Audio News for June 17, 2005

by | Jun 17, 2005 | Audio News | 0 comments

Big Bird Goes on Endangered Species List – The most drastic
cutback of public broadcasting since Congress created the nonprofit
Corporation for Public Broadcasting (CPB) in l967 is being proposed by
a House subcommittee.  Taxpayer funds (though an average of only
$1.12 a year) which helped underwrite such PBS programs as Sesame
Street and Arthur are suggested for complete elimination, and the
subcommittee wants to eliminate all federal money for CPB within two
years. The funds from CPB are especially important to small radio and
TV stations, and account for about 15% of public broadcasting’s total
revenue. The president of Alaska Public Radio Network said this could
literally put them out of business because they are operating down to
the bone already.  He observed that as well as an important source
of news in urban areas, in rural areas of Alaska it is life-critical.
The loss of funds would also make it impossible for many PBS stations
to update their analog TV signal to digital along with all the
commercial TV stations.

As the appropriations bill moves along House members could restore some
of the funding, and it hasn’t yet reached the Senate, which has
traditionally been a stronger ally of public broadcasting than the
House (whose former speaker tried unsuccessfully to “zero out” CPB a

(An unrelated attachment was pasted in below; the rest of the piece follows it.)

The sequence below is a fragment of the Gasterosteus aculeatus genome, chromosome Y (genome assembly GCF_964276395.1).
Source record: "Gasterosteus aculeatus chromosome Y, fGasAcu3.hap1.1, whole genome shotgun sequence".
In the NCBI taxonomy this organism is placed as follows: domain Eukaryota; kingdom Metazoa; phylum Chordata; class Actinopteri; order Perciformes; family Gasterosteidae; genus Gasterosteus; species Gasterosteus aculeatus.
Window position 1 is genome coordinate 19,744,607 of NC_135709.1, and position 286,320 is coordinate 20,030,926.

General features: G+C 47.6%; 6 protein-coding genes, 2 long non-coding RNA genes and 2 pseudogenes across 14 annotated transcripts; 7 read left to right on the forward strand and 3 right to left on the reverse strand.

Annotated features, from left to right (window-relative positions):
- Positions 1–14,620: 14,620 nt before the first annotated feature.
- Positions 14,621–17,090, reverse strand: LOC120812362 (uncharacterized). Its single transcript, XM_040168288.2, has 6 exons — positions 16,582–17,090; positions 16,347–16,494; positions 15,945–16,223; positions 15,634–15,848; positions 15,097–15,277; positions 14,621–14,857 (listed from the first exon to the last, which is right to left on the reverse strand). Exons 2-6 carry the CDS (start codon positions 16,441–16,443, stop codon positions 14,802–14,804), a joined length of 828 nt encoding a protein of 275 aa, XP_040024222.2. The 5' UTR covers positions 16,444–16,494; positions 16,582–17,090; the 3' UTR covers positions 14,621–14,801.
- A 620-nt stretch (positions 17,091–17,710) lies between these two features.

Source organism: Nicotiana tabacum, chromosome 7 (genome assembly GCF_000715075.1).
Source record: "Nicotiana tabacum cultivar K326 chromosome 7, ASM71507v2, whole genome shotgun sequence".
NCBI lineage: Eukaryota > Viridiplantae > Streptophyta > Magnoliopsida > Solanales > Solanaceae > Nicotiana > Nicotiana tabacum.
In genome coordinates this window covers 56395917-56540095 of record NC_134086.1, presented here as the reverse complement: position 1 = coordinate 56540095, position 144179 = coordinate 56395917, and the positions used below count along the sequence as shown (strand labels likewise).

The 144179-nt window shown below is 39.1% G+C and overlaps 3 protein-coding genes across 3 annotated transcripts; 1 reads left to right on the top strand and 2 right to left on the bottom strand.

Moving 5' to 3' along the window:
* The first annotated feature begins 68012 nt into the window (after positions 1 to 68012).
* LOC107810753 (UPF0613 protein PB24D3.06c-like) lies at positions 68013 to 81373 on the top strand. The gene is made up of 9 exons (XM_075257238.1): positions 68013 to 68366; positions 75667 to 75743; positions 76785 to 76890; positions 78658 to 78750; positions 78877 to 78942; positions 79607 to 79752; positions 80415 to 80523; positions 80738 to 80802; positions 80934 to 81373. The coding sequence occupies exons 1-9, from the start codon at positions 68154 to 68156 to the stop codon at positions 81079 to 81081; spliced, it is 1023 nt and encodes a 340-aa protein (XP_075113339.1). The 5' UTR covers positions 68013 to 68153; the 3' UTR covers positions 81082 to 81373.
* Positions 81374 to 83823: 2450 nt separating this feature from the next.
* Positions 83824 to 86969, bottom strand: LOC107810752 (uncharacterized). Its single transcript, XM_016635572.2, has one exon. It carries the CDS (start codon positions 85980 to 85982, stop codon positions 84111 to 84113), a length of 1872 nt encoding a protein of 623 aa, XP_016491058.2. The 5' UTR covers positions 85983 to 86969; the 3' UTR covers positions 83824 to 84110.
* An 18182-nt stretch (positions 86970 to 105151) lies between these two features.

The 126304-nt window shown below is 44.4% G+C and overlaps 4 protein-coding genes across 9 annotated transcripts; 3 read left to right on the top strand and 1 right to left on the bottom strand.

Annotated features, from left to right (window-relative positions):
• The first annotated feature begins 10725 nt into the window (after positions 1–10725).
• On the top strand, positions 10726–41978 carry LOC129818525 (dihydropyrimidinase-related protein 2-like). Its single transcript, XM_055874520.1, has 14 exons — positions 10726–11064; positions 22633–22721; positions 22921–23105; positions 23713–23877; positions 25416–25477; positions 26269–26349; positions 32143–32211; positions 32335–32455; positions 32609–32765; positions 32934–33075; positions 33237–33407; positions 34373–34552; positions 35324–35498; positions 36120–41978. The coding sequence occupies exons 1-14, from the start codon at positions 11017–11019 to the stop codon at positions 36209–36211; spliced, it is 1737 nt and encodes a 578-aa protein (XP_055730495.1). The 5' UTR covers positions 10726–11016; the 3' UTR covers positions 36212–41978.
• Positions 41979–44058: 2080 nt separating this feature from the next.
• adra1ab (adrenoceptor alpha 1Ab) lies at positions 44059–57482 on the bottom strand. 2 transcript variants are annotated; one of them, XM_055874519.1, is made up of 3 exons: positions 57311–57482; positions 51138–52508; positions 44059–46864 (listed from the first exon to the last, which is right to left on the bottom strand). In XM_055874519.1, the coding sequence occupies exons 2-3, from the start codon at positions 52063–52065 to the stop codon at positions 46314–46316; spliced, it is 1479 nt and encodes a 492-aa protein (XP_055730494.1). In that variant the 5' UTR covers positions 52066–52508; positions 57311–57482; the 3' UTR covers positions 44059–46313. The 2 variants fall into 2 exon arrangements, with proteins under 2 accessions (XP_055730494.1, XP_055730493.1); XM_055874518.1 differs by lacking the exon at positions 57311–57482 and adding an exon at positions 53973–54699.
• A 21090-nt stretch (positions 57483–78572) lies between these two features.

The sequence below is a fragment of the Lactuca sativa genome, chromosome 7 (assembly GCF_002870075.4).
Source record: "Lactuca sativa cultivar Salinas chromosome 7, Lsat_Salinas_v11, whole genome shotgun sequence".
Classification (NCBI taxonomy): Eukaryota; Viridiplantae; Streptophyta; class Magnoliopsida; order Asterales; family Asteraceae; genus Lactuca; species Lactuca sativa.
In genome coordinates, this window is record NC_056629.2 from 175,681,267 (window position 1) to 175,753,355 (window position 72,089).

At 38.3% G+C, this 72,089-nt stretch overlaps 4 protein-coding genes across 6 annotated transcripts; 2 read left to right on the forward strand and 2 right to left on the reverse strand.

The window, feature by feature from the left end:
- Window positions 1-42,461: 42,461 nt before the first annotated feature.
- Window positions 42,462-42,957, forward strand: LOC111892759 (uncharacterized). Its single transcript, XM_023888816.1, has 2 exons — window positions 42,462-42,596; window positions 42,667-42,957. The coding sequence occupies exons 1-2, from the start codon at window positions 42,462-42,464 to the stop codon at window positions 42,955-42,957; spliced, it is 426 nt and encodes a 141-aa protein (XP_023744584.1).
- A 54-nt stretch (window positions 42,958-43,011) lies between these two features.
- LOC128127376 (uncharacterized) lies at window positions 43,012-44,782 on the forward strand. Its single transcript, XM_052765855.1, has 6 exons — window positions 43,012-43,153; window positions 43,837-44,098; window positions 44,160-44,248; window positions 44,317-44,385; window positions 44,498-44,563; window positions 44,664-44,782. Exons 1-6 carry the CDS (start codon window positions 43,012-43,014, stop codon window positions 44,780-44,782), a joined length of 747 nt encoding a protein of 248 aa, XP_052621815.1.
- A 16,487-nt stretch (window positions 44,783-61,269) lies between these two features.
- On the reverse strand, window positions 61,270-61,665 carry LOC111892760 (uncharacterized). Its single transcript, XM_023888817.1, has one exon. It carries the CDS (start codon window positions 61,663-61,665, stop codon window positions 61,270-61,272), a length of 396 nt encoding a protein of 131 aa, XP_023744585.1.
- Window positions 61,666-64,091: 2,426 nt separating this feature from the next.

decade ago).  NPR’s Nina Tottenberg announced that if the Supreme
Court supports the cutbacks it would in effect mean the end of NPR, PBS
and also the National Endowment for the Arts (NEA).  All of these
are being attacked as not worth the funding in economically tight
times.  Rep. David Obey (Dem.) of Wisconsin, who is on the
subcommittee and dissents the decision, said in a statement: “Americans
overwhelmingly see public broadcasting as an unbiased information
source.  Perhaps that’s what the GOP finds so offensive about it.
Republican leaders are trying to bring every facet of the federal
government under their control…Now they are trying to put their
ideological stamp on public broadcasting.”

Composer David Diamond Dies
– One of the leading American composers
in the last century, David Diamond has died at age 89 in Rochester,
NY.  He studied with Roger Sessions and Nadia Boulanger, and was
later known for his position on the faculty of the Juilliard School of
Music. The rhythmic element is strong in all of his works.  Though
his early pieces used complex harmonic writing and his later style was
a modified atonalism, he avoided standard academic serialism. 
Naxos has been issuing a series of Diamond CDs with Gerard Schwarz and
the Seattle Symphony, with several more scheduled in coming months.

Oregon Scientific Moves Into Audio
– Oregon Scientific has been
making stylish clock and weather devices for many years; you may have
seen them in the Sharper Image catalog. Now, like many firms, it had a
choice regarding the attention grabbed by Apple’s iPod: It could either
compete against the technology rage or make accessories for it. It has
already launched a waterproof, Flash memory, MP3 player with waterproof
headphones and mini-USB ports for charging and data transfer. Their
next step will be their new “StyleFi” audio systems based on the
iPod.  They make use of acrylic and NXT speakers and revel in bold
and  cool modern design. The Music Element will be the first
Oregon Scientific model in the the StyleFi series and is scheduled for
a Fall release.

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